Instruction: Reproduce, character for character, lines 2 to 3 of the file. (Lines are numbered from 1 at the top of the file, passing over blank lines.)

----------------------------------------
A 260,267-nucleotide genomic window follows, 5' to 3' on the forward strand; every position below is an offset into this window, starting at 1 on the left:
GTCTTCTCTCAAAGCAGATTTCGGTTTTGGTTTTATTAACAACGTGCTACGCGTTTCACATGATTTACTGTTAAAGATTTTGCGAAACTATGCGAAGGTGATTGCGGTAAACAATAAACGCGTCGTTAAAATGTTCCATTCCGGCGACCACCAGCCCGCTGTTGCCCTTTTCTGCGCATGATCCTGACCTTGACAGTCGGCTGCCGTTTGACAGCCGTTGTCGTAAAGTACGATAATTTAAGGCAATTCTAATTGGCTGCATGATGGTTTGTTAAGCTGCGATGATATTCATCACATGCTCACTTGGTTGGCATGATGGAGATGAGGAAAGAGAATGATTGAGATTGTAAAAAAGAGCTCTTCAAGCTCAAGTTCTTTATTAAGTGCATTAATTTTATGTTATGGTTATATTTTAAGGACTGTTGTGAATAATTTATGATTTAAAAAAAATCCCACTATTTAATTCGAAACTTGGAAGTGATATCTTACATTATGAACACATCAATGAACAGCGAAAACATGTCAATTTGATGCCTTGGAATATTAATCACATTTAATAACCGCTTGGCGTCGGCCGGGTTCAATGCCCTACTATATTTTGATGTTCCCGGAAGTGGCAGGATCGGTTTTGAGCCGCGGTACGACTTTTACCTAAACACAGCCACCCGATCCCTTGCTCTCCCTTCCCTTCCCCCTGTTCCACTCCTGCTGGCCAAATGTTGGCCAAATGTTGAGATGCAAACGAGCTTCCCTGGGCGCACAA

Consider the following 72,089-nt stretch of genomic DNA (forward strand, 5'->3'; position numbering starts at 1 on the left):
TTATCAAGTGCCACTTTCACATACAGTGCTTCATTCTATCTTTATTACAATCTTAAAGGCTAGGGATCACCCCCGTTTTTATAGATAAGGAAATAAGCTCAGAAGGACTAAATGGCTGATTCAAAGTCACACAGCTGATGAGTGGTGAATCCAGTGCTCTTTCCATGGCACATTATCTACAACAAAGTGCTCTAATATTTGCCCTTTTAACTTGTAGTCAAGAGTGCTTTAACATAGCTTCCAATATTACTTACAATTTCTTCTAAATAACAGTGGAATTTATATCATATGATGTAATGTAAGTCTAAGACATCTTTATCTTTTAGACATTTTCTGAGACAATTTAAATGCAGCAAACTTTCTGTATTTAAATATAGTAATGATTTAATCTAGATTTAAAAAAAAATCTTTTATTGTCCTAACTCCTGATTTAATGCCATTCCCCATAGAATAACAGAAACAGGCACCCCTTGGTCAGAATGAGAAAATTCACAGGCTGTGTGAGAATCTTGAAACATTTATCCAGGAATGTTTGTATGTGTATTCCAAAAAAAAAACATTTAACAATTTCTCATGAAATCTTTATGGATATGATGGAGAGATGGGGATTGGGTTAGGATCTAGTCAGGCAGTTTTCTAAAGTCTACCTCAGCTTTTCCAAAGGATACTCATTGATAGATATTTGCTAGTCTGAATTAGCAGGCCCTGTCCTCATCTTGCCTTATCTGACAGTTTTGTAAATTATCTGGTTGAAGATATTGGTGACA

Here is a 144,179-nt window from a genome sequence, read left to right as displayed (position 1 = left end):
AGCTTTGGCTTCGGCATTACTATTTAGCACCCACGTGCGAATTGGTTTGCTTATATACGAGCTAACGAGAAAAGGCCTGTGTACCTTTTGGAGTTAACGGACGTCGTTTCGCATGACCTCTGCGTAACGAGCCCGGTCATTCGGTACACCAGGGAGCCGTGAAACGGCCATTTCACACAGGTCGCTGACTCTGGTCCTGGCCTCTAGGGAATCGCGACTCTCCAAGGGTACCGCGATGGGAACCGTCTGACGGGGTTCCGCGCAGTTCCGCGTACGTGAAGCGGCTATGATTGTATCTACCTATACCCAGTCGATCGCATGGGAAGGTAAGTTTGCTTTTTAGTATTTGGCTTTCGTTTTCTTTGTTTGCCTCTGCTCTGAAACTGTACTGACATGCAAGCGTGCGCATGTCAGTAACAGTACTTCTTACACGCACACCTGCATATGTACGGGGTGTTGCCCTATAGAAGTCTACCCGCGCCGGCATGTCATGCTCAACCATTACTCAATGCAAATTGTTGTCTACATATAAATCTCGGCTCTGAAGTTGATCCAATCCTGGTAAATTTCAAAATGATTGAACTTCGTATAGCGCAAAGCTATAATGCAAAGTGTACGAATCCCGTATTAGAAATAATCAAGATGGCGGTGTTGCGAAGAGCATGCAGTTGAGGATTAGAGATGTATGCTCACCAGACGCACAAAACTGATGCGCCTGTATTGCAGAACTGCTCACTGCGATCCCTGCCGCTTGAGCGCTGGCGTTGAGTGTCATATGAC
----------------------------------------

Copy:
GTCTTCTCTCAAAGCAGATTTCGGTTTTGGTTTTATTAACAACGTGCTACGCGTTTCACATGATTTACTGTTAAAGATTTTGCGAAACTATGCGAAGGTGATTGCGGTAAACAATAAACGCGTCGTTAAAATGTTCCATTCCGGCGACCACCAGCCCGCTGTTGCCCTTTTCTGCGCATGATCCTGACCTTGACAGTCGGCTGCCGTTTGACAGCCGTTGTCGTAAAGTACGATAATTTAAGGCAATTCTAATTGGCTGCATGATGGTTTGTTAAGCTGCGATGATATTCATCACATGCTCACTTGGTTGGCATGATGGAGATGAGGAAAGAGAATGATTGAGATTGTAAAAAAGAGCTCTTCAAGCTCAAGTTCTTTATTAAGTGCATTAATTTTATGTTATGGTTATATTTTAAGGACTGTTGTGAATAATTTATGATTTAAAAAAAATCCCACTATTTAATTCGAAACTTGGAAGTGATATCTTACATTATGAACACATCAATGAACAGCGAAAACATGTCAATTTGATGCCTTGGAATATTAATCACATTTAATAACCGCTTGGCGTCGGCCGGGTTCAATGCCCTACTATATTTTGATGTTCCCGGAAGTGGCAGGATCGGTTTTGAGCCGCGGTACGACTTTTACCTAAACACAGCCACCCGATCCCTTGCTCTCCCTTCCCTTCCCCCTGTTCCACTCCTGCTGGCCAAATGTTGGCCAAATGTTGAGATGCAAACGAGCTTCCCTGGGCGCACAA

Consider the following 72,089-nt stretch of genomic DNA (forward strand, 5'->3'; position numbering starts at 1 on the left):